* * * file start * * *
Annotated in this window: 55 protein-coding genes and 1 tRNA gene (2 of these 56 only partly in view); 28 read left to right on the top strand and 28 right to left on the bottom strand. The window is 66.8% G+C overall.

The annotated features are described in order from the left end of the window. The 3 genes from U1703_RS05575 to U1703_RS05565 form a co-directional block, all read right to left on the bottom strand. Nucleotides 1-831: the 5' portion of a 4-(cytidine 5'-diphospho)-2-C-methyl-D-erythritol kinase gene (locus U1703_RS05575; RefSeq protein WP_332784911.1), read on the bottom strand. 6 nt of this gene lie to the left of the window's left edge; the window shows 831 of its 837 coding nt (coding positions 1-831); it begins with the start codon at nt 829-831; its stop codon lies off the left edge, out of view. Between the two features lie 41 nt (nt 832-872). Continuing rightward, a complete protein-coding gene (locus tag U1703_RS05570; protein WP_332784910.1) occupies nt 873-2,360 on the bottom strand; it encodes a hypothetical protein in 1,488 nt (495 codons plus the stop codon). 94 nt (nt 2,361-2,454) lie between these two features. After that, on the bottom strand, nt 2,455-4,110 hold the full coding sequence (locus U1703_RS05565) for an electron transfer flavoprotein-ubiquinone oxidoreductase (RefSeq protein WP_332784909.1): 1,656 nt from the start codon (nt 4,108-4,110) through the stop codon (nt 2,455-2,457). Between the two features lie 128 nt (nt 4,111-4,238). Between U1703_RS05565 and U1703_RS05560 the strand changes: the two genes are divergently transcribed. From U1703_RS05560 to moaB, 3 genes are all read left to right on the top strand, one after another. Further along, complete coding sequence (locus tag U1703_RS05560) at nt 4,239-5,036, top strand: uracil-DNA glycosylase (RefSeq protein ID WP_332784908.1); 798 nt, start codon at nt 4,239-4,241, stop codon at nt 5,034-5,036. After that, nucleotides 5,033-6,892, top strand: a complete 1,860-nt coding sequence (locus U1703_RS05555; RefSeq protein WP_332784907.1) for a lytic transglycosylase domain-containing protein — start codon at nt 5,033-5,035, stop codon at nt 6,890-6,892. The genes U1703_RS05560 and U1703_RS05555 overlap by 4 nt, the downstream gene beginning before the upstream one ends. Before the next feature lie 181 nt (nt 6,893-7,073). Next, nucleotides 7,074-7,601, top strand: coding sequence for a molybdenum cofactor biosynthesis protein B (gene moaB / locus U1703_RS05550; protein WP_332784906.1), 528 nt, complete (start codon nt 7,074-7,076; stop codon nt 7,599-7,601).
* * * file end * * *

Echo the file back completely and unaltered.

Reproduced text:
Annotated in this window: 55 protein-coding genes and 1 tRNA gene (2 of these 56 only partly in view); 28 read left to right on the top strand and 28 right to left on the bottom strand. The window is 66.8% G+C overall.

The annotated features are described in order from the left end of the window. The 3 genes from U1703_RS05575 to U1703_RS05565 form a co-directional block, all read right to left on the bottom strand. Nucleotides 1-831: the 5' portion of a 4-(cytidine 5'-diphospho)-2-C-methyl-D-erythritol kinase gene (locus U1703_RS05575; RefSeq protein WP_332784911.1), read on the bottom strand. 6 nt of this gene lie to the left of the window's left edge; the window shows 831 of its 837 coding nt (coding positions 1-831); it begins with the start codon at nt 829-831; its stop codon lies off the left edge, out of view. Between the two features lie 41 nt (nt 832-872). Continuing rightward, a complete protein-coding gene (locus tag U1703_RS05570; protein WP_332784910.1) occupies nt 873-2,360 on the bottom strand; it encodes a hypothetical protein in 1,488 nt (495 codons plus the stop codon). 94 nt (nt 2,361-2,454) lie between these two features. After that, on the bottom strand, nt 2,455-4,110 hold the full coding sequence (locus U1703_RS05565) for an electron transfer flavoprotein-ubiquinone oxidoreductase (RefSeq protein WP_332784909.1): 1,656 nt from the start codon (nt 4,108-4,110) through the stop codon (nt 2,455-2,457). Between the two features lie 128 nt (nt 4,111-4,238). Between U1703_RS05565 and U1703_RS05560 the strand changes: the two genes are divergently transcribed. From U1703_RS05560 to moaB, 3 genes are all read left to right on the top strand, one after another. Further along, complete coding sequence (locus tag U1703_RS05560) at nt 4,239-5,036, top strand: uracil-DNA glycosylase (RefSeq protein ID WP_332784908.1); 798 nt, start codon at nt 4,239-4,241, stop codon at nt 5,034-5,036. After that, nucleotides 5,033-6,892, top strand: a complete 1,860-nt coding sequence (locus U1703_RS05555; RefSeq protein WP_332784907.1) for a lytic transglycosylase domain-containing protein — start codon at nt 5,033-5,035, stop codon at nt 6,890-6,892. The genes U1703_RS05560 and U1703_RS05555 overlap by 4 nt, the downstream gene beginning before the upstream one ends. Before the next feature lie 181 nt (nt 6,893-7,073). Next, nucleotides 7,074-7,601, top strand: coding sequence for a molybdenum cofactor biosynthesis protein B (gene moaB / locus U1703_RS05550; protein WP_332784906.1), 528 nt, complete (start codon nt 7,074-7,076; stop codon nt 7,599-7,601).